Self Discovery

This is the first stage in a cyclical process. By re-adjusting and re-evaluating your direction and priorities, the Career Evolution model is a dynamic way of finding the most effective strategies in managing your life and career path.

In the Self Discovery stage, there are a number of strategies to become more self-aware; to be able to articulate what your competencies, interests, values and personal characteristics are. We don’t often give ourselves the opportunity to think about what we enjoy doing and why that is, and what we have learned from our experiences. Doing this will enable you to better manage your career direction and make informed decisions. After all, your career will be where you spend most of your time – you want to be doing what is right for you.

  • Think about the schooling, jobs and volunteer experiences you’ve had, starting from when you were younger, and moving towards today. Make a list of what you enjoyed (and why) and what you didn’t like – be as specific as possible. You will likely find a pattern of experiences that are specific to you. For example, you may find you like working with children, one on one, between the ages of 4 and 6. You don’t like being in a structured classroom setting, and are most happy when you are being creative. So now what? Brainstorm what jobs or experiences you can find that fit the job you have described.
  • Similar to the activity listed above, complete a Your Lifeline form, where you can write down your past experiences and find similarities in what you liked and what you didn't. This is a valuable opportunity to look at what you've done in the past, and apply to your future job opportunities. If you didn't enjoy working in an office in the past, consider avoiding a position like that in future.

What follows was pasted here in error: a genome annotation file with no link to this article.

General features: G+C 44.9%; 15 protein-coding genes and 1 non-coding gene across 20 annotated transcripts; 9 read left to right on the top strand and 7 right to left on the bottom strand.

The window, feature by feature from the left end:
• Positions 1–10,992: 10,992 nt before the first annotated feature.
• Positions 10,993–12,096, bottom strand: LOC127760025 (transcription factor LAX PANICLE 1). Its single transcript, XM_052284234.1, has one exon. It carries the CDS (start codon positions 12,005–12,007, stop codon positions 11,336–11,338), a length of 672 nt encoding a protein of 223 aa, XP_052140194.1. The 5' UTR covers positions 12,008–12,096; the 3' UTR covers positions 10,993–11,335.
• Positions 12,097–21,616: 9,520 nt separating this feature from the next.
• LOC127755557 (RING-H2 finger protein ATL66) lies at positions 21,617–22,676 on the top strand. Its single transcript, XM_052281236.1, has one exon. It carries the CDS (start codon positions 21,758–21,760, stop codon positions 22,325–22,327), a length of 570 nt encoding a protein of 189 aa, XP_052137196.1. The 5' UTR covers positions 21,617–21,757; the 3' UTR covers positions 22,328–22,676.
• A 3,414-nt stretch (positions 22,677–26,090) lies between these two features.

• An activity to help identify your values at work is a Card Sort. This is a simple opportunity to review what you most value in a work environment, and to consider this when looking for future jobs.
  • Complete a SWOT analysis - identify your Strengths, Weaknesses, Opportunities and Threats. This is a business approach to consider your next career move. It is very effective in identifying where you are at, and where you need to be.
  • Review the learning objectives in your course syllabus. These are provided at the start of each course, and are a fantastic resource for you to clarify what it is, exactly, you are learning. You can use this information in future, when speaking to an employer how what you learned is relevant to the job you want.